Tag Archives: cherry

Brilliant bird’s eye view

Thankyou blog follower Ju.  Recently Ju connected me with a woman with a husband who has a Private Pilot’s Licence.  Once I made contact, Michelle and Dave were delighted to fly me in their four seater plane, a Cirrus SR20 which Michelle referred to as the BMW of the skies.

Today we flew.  Not a cloud in the sky.  Clean blue sky. Hardly a breeze.  The landscape rich and varied.  The Derwent River sparkled from start to finish.

The experience was stunningly magnificent.  I love words but I find it difficult to express my excitement, my pleasure, and the sheer joy of the flight in the depth which I felt.  There below me was the river I have come to love and know a little more. There below me were the tracks, paths, roads and landscape over which I have walked – and I laughed occasionally remembering certain experiences during my walks. There below me were logging tracks, dam roads, and fading vehicular pathways.  And then we were flying over impenetrable sections which may not be walkable.

We left Hobart airport and flew to Storm Bay by rounding the Iron Pot, then we followed the river upstream to the source. Dave flew on until we reached the northern most point of Lake St Clair. The return journey was equally as beautiful and engaging. The light had changed presenting us with a ‘new’ landscape.

Of the hundreds of photos taken by Michelle, friend Chantale and myself, I include a tiny selection here.

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The photo above taken by Michelle caught me totally preoccupied by the view.

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MIchelle’s photo above shows the Derwent River snaking around the Claremont Golf course with Cadbury’s Chocolate Manufacturing buildings in white to the left.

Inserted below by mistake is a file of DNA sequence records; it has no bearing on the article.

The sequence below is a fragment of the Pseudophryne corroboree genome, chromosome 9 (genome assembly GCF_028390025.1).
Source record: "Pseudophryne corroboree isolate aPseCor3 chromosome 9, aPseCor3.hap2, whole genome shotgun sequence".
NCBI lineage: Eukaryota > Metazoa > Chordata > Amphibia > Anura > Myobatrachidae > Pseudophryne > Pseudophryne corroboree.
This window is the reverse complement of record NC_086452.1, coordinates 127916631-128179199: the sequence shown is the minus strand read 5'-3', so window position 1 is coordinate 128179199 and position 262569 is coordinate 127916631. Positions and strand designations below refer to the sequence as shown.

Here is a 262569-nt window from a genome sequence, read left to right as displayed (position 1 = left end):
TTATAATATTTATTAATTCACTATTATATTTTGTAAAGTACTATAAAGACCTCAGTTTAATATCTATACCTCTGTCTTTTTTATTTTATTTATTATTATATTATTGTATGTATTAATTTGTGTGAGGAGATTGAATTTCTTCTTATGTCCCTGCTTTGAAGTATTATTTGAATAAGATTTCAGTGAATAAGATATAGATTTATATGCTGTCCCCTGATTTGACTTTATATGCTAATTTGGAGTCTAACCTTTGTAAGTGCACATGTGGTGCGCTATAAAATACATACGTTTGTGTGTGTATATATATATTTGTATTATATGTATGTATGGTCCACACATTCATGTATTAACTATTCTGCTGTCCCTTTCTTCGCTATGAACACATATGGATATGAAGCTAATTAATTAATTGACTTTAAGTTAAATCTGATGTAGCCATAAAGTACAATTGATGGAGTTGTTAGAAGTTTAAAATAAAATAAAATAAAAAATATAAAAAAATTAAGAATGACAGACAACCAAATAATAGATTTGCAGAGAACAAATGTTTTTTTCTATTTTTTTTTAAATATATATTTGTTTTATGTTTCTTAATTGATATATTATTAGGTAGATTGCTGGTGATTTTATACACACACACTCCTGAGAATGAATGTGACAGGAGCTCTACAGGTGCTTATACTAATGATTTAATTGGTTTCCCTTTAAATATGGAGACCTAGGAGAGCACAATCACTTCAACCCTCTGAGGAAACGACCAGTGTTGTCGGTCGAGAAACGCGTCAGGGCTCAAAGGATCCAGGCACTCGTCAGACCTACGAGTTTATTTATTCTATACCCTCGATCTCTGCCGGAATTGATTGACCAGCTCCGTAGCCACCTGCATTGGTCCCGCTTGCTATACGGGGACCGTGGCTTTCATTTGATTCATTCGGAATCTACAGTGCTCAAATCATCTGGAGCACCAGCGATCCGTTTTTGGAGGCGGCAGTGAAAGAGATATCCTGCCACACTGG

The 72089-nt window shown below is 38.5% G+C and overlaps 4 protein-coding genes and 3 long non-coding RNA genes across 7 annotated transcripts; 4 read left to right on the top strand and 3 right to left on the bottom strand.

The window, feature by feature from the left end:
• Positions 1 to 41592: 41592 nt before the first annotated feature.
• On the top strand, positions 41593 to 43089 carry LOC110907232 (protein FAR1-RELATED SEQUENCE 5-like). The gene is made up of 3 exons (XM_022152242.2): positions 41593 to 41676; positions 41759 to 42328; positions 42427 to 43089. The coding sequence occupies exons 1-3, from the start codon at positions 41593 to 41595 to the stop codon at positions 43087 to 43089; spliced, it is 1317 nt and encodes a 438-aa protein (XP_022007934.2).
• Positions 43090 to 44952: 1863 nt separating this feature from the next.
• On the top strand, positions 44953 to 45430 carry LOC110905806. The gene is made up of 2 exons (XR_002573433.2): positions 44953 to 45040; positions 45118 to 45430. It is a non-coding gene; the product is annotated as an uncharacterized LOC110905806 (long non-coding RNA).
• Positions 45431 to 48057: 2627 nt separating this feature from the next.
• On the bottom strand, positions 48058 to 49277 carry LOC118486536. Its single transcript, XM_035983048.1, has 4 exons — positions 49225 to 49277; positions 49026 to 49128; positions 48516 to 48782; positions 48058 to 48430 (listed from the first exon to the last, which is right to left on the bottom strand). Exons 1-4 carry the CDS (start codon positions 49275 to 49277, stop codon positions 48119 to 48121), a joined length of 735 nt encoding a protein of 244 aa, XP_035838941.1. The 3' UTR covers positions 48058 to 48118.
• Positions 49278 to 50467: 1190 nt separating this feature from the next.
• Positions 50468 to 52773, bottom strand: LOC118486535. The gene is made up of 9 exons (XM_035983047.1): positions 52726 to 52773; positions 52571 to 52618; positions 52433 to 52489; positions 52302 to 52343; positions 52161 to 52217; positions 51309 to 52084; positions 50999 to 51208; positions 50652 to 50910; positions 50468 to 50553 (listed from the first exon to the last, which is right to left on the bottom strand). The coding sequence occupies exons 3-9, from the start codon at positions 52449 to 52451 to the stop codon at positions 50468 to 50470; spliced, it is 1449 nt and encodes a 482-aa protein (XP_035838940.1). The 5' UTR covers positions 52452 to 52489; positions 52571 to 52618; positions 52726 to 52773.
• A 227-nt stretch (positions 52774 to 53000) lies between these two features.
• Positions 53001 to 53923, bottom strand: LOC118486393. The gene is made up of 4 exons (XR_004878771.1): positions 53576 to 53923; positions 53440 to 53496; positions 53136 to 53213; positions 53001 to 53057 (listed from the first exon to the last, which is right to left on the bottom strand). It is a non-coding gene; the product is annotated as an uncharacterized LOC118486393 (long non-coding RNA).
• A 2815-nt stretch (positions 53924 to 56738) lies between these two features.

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The photo above shows a straight section of the Derwent River before the township of New Norfolk on the upper left.

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The photo above shows the Derwent River circling part of Reid’s cherry orchards.

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Chantale’s photo of the Pumphouse Point accommodation projecting into Lake St Clair, also shows the dam across the Derwent Basin where the water enters St Clair Lagoon.  The source of the Derwent River starts to the right of the photo.

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Michelle’s photo above shows part of sprawling Hobart set against the Derwent Harbour.

Those photos taken while flying over the river westwards of Gretna will be incorporated into the stories of my walks from Gretna onwards, in future posts.  From now on, you can expect both ground-based and aerial photos to enrich the stories.
I feel like the luckiest person in the world for the opportunity to travel in a smooth flying small plane, to see the Derwent River winding through the landscape in glorious blueness, and to be reminded Tasmania is a superb place. A truly wonderful and memorable day. Thankyou to all concerned.